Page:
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<- Previous | Table of Contents | Next -> Digital Library - Digital Library-Jane Eyre by Charlotte Bronte


renown, a luster after power, beat under my curate’s surplice. I
considered; my life was so wretched, it must be changed, or I must
die. After a season of darkness and struggling, light broke and
relief fell: my cramped existence all at once spread out to a plain
without bounds-my powers heard a call from heaven to rise,
gather their full strength, spread their wings, and mount beyond
ken. God had an errand for me; to bear which afar, to deliver it
well, skill and strength, courage and eloquence, the best
qualifications of soldier, statesman, and orator, were all needed: for
these all centre in the good missionary.

‘A missionary I resolved to be. From that moment my state of mind
changed; the fetters dissolved and dropped from every faculty,
leaving nothing of bondage but its galling soreness-which time
only can heal. My father, indeed, opposed the determination, but
since his death, I have not a legitimate obstacle to contend with;
some affairs settled, a successor for Morton provided, an
entanglement or two of the feelings broken through or cut asunder-
a last conflict with human weakness, in which I know I shall
overcome, because I have vowed that I will overcome-and I leave
Europe for the East.’ He said this, in his peculiar, subdued, yet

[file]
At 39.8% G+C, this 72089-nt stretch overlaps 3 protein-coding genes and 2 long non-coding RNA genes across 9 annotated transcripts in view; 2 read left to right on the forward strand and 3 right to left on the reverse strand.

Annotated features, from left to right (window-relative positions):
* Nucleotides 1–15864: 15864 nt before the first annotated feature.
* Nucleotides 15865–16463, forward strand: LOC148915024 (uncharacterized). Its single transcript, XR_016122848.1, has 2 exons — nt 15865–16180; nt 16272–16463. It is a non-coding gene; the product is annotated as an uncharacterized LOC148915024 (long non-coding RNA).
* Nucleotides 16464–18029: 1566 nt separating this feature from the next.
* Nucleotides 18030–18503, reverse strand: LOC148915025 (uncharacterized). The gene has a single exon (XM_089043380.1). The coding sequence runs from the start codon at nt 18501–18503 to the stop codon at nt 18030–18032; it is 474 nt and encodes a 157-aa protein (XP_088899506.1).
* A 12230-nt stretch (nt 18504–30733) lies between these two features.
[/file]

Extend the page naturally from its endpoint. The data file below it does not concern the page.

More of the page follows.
emphatic voice; looking, when he had ceased speaking, not at me,
but at the setting sun, at which I looked too. Both he and I had our
backs towards the path leading up the field to the wicket. We had
heard no step on the grass-grown track; the water running in the
vale was the one lulling sound of the hour and scene; we might
well then start when a gay voice, sweet as a silver bell,
exclaimed‘Good evening, Mr. Rivers. And good evening, old
Carlo. Your dog is quicker to recognise his friends than you are, sir;
he pricked his ears and wagged his tail when I was at the bottom of
the field, and you have your back towards me now.’ It was true.
Though Mr. Rivers had started at the first of those musical accents,
as if a thunderbolt had split a cloud over his head, he stood yet, at
the close of the sentence, in the same attitude in which the speaker
had surprised him-his arm resting on the gate, his face directed
towards the west. He turned at last, with measured deliberation. A
vision, as it seemed to me, had risen at his side. There appeared,
within three feet of him, a form clad in pure white-a youthful,
graceful form: full, yet fine in contour; and when, after bending to
caress Carlo, it lifted up its head, and threw back a long veil, there
bloomed under his glance a face of perfect beauty. Perfect beauty is
a strong expression; but I do not retrace or qualify it: as sweet
features as ever the temperate clime of Albion moulded; as pure
hues of rose and lily as ever her humid gales and vapoury skies
generated and screened, justified, in this instance, the term. No
<- Previous | Table of Contents | Next -> Digital Library - Digital Library-Jane Eyre by Charlotte Bronte

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